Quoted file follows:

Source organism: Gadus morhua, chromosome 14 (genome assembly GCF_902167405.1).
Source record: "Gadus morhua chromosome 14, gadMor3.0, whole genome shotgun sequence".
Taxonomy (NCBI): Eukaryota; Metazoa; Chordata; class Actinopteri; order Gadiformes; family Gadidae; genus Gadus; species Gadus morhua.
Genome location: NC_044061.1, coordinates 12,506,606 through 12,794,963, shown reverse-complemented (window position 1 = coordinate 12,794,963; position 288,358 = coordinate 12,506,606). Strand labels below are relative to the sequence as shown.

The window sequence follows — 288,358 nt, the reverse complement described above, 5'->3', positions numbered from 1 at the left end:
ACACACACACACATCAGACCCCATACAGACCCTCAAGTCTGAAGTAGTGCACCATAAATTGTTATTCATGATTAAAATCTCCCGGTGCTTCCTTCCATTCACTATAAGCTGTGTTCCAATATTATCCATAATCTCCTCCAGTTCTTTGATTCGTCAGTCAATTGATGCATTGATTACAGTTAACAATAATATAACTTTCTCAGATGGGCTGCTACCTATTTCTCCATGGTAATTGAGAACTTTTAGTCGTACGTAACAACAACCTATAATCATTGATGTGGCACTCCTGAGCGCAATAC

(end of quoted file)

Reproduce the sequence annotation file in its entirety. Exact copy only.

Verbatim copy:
Source organism: Gadus morhua, chromosome 14 (genome assembly GCF_902167405.1).
Source record: "Gadus morhua chromosome 14, gadMor3.0, whole genome shotgun sequence".
Taxonomy (NCBI): Eukaryota; Metazoa; Chordata; class Actinopteri; order Gadiformes; family Gadidae; genus Gadus; species Gadus morhua.
Genome location: NC_044061.1, coordinates 12,506,606 through 12,794,963, shown reverse-complemented (window position 1 = coordinate 12,794,963; position 288,358 = coordinate 12,506,606). Strand labels below are relative to the sequence as shown.

The window sequence follows — 288,358 nt, the reverse complement described above, 5'->3', positions numbered from 1 at the left end:
ACACACACACACATCAGACCCCATACAGACCCTCAAGTCTGAAGTAGTGCACCATAAATTGTTATTCATGATTAAAATCTCCCGGTGCTTCCTTCCATTCACTATAAGCTGTGTTCCAATATTATCCATAATCTCCTCCAGTTCTTTGATTCGTCAGTCAATTGATGCATTGATTACAGTTAACAATAATATAACTTTCTCAGATGGGCTGCTACCTATTTCTCCATGGTAATTGAGAACTTTTAGTCGTACGTAACAACAACCTATAATCATTGATGTGGCACTCCTGAGCGCAATAC